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St Columba's Crosspool

Open to God, Welcoming All

Our hospitable God

August 11, 2015

Four words in the English language that never fail to warm my heart: “Make yourself at home.”….”Kettles here, tea bags there, help yourself to the sunny seat in the garden – and did you need the wi-fi code?” My host is making me feel taken care of, and I can feel myself relaxing and starting to breathe more deeply. It’s going to be Ok here. Make yourself at home. Home is the place where we can be confident our basic needs will be met – getting fed and watered, washed and rested – in a way that we can be comfortable and at ease with. When we’re at home we can kick off our shoes, uncoil on the sofa and simply be ourselves. And the art of hospitality is the art of helping people re-capture that sense of comfort, of wellbeing and belonging when we’re not on our own patch, but somewhere else entirely.
Perhaps you know someone who has a real gift for hospitality. Our friends Joe and Kathy and brilliant at it. They’ve been having bouncy castle parties in their back garden since the kids were small. Now the kids are adults too but the bouncy castles are always a feature, as is a table laden with a huge array of cakes and a delightful crowd of friends and neighbours and folk from church from toddlers up. Joe is constantly circulating to top up people’s glasses of wine and later on large pots of tea start appearing. Kathy’s nephew is always there: he’s autistic and doesn’t join in with the games and laughter, yet his presence is part of the event. Kathy and Joe’s old friend Paula has been coming for decades; she struggles with her mental health and often she’s feeling down. Yet she absolutely belongs here, and at last month’s bash she was giggling on the bouncy castle with abandon. When Steve and I wend our way home from Joe and Kathy’s parties we don’t just feel happy; we feel somehow healed.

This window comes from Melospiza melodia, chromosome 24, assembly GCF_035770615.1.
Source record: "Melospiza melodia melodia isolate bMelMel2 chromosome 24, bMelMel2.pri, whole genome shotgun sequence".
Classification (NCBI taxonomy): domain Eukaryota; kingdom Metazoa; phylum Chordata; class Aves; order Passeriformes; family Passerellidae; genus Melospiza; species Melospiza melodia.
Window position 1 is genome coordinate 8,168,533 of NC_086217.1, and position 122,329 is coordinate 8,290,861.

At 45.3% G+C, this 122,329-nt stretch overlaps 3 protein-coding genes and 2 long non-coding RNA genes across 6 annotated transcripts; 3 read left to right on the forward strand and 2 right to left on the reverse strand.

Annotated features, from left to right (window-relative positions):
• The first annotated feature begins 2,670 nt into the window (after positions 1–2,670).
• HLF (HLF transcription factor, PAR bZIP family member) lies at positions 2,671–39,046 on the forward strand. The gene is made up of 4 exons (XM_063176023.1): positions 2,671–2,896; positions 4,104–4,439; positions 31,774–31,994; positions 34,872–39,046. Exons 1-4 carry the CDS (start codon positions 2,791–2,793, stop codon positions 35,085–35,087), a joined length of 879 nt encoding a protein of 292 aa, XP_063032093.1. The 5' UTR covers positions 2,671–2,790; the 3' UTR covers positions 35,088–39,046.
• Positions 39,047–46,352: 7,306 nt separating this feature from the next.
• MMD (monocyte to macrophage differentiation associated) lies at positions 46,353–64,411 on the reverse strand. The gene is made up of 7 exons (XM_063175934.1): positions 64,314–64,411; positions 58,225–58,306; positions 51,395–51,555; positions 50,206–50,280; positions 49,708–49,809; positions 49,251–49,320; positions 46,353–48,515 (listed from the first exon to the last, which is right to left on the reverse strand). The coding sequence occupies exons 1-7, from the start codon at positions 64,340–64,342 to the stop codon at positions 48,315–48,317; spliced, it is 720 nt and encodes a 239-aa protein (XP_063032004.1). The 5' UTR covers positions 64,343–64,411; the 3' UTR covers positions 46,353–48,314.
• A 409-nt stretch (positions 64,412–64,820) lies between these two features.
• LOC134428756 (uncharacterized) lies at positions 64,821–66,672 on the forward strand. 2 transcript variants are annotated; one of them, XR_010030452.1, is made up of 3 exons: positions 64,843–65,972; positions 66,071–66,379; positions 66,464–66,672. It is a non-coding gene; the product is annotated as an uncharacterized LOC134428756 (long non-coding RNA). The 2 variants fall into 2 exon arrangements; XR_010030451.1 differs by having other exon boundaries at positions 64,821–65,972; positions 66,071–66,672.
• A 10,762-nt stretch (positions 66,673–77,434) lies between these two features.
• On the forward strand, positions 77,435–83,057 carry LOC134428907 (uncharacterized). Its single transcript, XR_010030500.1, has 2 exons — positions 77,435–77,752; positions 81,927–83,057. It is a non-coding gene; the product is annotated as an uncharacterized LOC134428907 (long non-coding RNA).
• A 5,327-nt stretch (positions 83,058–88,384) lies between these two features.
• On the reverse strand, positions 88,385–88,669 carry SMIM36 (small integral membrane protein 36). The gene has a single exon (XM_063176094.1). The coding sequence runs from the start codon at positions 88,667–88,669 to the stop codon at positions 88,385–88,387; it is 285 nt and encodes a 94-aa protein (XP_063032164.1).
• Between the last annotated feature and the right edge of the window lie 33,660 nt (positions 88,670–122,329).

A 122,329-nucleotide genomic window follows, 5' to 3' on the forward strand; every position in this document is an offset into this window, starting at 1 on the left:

“Make yourself at home”. The words may be spoken or unspoken, but we know hospitality when receive it. It may be an actual invitation into someone’s home, or church, or it may be an invitation to share someone’s time: the hospitable conversation where we are genuinely listened to, where there is no sense of rush, where we are enabled to be ourselves, our complicated, mixed up selves, and still be accepted and affirmed.
As I came to meditate upon today’s readings from John’s gospel and the letter to the Ephesians, what struck me afresh was the way in which they both point us towards the hospitality of God. What I would like us to explore together this morning is that quality of divine hospitality. I want to suggest to you that hospitality in the very heart and essence of our triune God. To paraphrase the first letter of John, “If we are hospitable, it is because he was hospitable first.” The welcome which we show in our dealings with one another are prompted by the welcome we receive from God.
Perhaps it seems unusual to speak about the hospitality of God. We’re more used to speaking about the love of God, rather than the hospitality of God.
Yes God is love and those who live in love live in God – it’s all there in John’s first letter. The disadvantage of this kind of language is that “love” of our neighbour can sometimes seem to collapse into the abstract and nonspecific. Hospitality is never abstract. Can I make you a sandwich? Did you need a clean towel? Yes of course I’ve got time to chat. Hospitality takes us into the realm of the practical action. And of course that is God’s grace to us comes to us, in ways which are specific, lived and real: in the specifics of his created world, of faces and places, familiar rhythms and new opportunities, wine and bread, word and sacrament.
So what do our readings tell us about the hospitality of God?
Firstly, that God’s hospitality is abundant hospitality.